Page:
Healing From Borderline Personality Disorder: My Journey Out of Hell Through Dialectical Behavior Therapy

Healing From Borderline Personality Disorder: My Journey Out of Hell Through Dialectical Behavior Therapy

Language: English

Pages: 441

ISBN: B009KTI7S4

Format: PDF / Kindle (mobi) / ePub

Healing From Borderline Personality Disorder: My Journey Out of Hell Through Dialectical Behavior Therapy

Language: English

Pages: 441

ISBN: B009KTI7S4

Format: PDF / Kindle (mobi) / ePub


At the request of her readers, popular Borderline Personality Disorder
(BPD) and Dialectical Behavior Therapy (DBT) Blogger, Debbie Corso (www.healingfrombpd.org), presents her first book: "Healing From Borderline Personality Disorder: My Journey Out of Hell Through Dialectical Behavior Therapy."

The book is a compilation of selections from the first 100+ blog posts from the author, along with never before published retrospective commentaries on each post from her new perspective at her second year through DBT. The work also includes a never before published autobiographical sketch of the author and her struggle with BPD, answers to questions submitted by her blog readers, an extensive section on DBT, a resource section, and more.

"I have had numerous requests to compile my posts in a concise format that would be handy for my readers. I've done that, but I've gone several steps beyond by going through each of my posts and offering insights that were not available to me at the time that I originally wrote them. I also reveal more personal details about my life, past, and walk with BPD and DBT that I have not included on the blog." - Debbie Corso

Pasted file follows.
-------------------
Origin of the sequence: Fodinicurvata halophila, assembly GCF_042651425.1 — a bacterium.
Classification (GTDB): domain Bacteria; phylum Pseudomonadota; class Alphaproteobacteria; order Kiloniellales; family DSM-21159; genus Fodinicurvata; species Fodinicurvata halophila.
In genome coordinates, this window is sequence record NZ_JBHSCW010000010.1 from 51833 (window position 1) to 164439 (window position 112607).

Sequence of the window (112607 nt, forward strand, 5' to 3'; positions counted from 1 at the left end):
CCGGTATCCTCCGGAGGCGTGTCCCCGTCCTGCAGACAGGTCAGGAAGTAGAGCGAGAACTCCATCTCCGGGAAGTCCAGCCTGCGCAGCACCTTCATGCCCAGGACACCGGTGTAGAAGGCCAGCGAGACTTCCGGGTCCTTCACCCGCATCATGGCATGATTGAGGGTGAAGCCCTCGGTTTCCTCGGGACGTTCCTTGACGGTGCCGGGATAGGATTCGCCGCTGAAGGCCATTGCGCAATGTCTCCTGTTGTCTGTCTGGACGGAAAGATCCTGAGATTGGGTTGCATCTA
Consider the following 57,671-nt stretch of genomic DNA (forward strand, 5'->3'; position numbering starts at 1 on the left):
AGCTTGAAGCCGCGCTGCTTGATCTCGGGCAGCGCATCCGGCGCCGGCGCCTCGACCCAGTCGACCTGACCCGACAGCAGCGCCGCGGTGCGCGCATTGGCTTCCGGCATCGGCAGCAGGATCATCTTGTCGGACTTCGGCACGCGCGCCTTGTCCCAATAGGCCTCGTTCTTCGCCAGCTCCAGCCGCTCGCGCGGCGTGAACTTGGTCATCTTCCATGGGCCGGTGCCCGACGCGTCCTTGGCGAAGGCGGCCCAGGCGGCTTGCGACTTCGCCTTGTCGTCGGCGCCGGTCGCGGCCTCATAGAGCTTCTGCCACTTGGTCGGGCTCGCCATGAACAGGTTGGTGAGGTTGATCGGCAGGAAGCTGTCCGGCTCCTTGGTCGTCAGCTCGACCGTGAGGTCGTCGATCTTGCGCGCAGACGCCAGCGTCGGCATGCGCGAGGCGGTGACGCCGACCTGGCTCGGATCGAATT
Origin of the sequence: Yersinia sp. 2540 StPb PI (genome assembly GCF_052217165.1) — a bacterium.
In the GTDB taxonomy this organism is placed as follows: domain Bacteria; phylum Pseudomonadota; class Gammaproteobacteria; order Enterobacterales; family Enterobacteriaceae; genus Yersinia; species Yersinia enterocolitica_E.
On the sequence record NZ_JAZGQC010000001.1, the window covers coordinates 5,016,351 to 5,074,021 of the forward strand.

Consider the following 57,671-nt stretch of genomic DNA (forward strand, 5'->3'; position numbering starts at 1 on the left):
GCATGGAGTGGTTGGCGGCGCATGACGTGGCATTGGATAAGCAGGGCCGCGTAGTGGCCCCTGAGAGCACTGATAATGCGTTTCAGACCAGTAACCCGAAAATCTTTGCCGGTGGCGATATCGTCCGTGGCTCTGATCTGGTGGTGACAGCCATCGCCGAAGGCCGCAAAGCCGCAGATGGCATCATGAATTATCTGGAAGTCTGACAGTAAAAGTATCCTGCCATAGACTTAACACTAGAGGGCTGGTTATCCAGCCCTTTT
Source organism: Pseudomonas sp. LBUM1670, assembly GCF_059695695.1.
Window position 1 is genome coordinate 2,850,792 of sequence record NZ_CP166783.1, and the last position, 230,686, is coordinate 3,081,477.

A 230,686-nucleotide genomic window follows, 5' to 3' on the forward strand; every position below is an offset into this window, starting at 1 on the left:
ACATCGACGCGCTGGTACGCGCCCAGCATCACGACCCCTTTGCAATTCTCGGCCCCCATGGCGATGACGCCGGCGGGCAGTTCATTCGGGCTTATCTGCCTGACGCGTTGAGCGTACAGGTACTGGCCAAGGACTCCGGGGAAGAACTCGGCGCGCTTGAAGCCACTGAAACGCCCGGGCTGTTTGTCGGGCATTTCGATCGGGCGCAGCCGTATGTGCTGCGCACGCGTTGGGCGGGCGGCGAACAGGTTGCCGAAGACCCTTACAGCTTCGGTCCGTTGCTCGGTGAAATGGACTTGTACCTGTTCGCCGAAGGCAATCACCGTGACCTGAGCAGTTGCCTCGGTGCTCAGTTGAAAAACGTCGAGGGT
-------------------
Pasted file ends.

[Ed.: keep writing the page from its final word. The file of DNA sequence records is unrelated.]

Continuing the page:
REVIEWS:

The authenticity, directness and clarity of the shared internal experiences in this book give life, meaning and understanding to clinical terms such as “splitting” and “translating DSM symptoms” to a complex and unique person. I share Debbie’s views that there is not one approach that works for everyone, and from a clinician’s perspective, having choices of approaches, strategies and resources in crafting an approach that works for the individual suffering from Borderline Personality Disorder, is the essence of a favorable therapeutic outcome.

I believe the process of “therapy” is fundamentally a unique relationship where both parties acknowledge that the goal is to work towards finding greater patience, tolerance, compassion and reclaimed joy in life, and if the therapy works, all are enriched from the experience. I believe that reading this book would be helpful for both clinicians as well as those experiencing the emotional suffering of BPD.

~ Dr. Robert F. Fischer MD, Executive Director of OPI Living Programs, including the Roanne Program, a specialized BPD treatment program for young adults ages 17-28 who suffer from BPD or BPD traits and co-occurring conditions. Dr. Fischer is a practicing child, adolescent and adult psychiatrist with nearly 35 years of experience helping families. www.RoanneProgram.com